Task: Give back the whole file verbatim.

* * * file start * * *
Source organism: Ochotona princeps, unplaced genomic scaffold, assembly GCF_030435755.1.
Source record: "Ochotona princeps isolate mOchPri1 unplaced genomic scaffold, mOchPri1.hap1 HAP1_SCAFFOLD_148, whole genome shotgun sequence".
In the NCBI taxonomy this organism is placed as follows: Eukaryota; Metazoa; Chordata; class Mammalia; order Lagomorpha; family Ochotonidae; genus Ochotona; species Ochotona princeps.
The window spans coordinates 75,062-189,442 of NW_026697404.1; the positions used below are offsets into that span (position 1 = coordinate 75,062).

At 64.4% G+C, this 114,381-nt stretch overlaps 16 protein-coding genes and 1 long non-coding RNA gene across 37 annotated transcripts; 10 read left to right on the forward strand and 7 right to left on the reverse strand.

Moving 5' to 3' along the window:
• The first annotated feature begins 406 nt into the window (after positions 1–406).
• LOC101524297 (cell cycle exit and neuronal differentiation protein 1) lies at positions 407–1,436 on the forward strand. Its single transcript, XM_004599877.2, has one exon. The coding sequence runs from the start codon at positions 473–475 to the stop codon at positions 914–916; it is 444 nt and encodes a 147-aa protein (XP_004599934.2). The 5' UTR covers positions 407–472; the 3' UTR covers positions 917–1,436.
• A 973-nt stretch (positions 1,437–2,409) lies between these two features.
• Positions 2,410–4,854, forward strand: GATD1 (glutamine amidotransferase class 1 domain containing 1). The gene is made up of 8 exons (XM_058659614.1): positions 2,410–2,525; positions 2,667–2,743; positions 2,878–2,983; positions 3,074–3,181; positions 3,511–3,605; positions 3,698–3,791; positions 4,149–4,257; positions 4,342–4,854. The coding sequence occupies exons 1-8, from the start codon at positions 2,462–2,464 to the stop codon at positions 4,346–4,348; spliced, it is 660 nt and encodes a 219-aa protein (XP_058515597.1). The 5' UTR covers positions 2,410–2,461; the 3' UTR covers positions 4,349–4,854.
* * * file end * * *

Source organism: Ochotona princeps, unplaced genomic scaffold, assembly GCF_030435755.1.
Source record: "Ochotona princeps isolate mOchPri1 unplaced genomic scaffold, mOchPri1.hap1 HAP1_SCAFFOLD_148, whole genome shotgun sequence".
In the NCBI taxonomy this organism is placed as follows: Eukaryota; Metazoa; Chordata; class Mammalia; order Lagomorpha; family Ochotonidae; genus Ochotona; species Ochotona princeps.
The window spans coordinates 75,062-189,442 of NW_026697404.1; the positions used below are offsets into that span (position 1 = coordinate 75,062).

At 64.4% G+C, this 114,381-nt stretch overlaps 16 protein-coding genes and 1 long non-coding RNA gene across 37 annotated transcripts; 10 read left to right on the forward strand and 7 right to left on the reverse strand.

Moving 5' to 3' along the window:
• The first annotated feature begins 406 nt into the window (after positions 1–406).
• LOC101524297 (cell cycle exit and neuronal differentiation protein 1) lies at positions 407–1,436 on the forward strand. Its single transcript, XM_004599877.2, has one exon. The coding sequence runs from the start codon at positions 473–475 to the stop codon at positions 914–916; it is 444 nt and encodes a 147-aa protein (XP_004599934.2). The 5' UTR covers positions 407–472; the 3' UTR covers positions 917–1,436.
• A 973-nt stretch (positions 1,437–2,409) lies between these two features.
• Positions 2,410–4,854, forward strand: GATD1 (glutamine amidotransferase class 1 domain containing 1). The gene is made up of 8 exons (XM_058659614.1): positions 2,410–2,525; positions 2,667–2,743; positions 2,878–2,983; positions 3,074–3,181; positions 3,511–3,605; positions 3,698–3,791; positions 4,149–4,257; positions 4,342–4,854. The coding sequence occupies exons 1-8, from the start codon at positions 2,462–2,464 to the stop codon at positions 4,346–4,348; spliced, it is 660 nt and encodes a 219-aa protein (XP_058515597.1). The 5' UTR covers positions 2,410–2,461; the 3' UTR covers positions 4,349–4,854.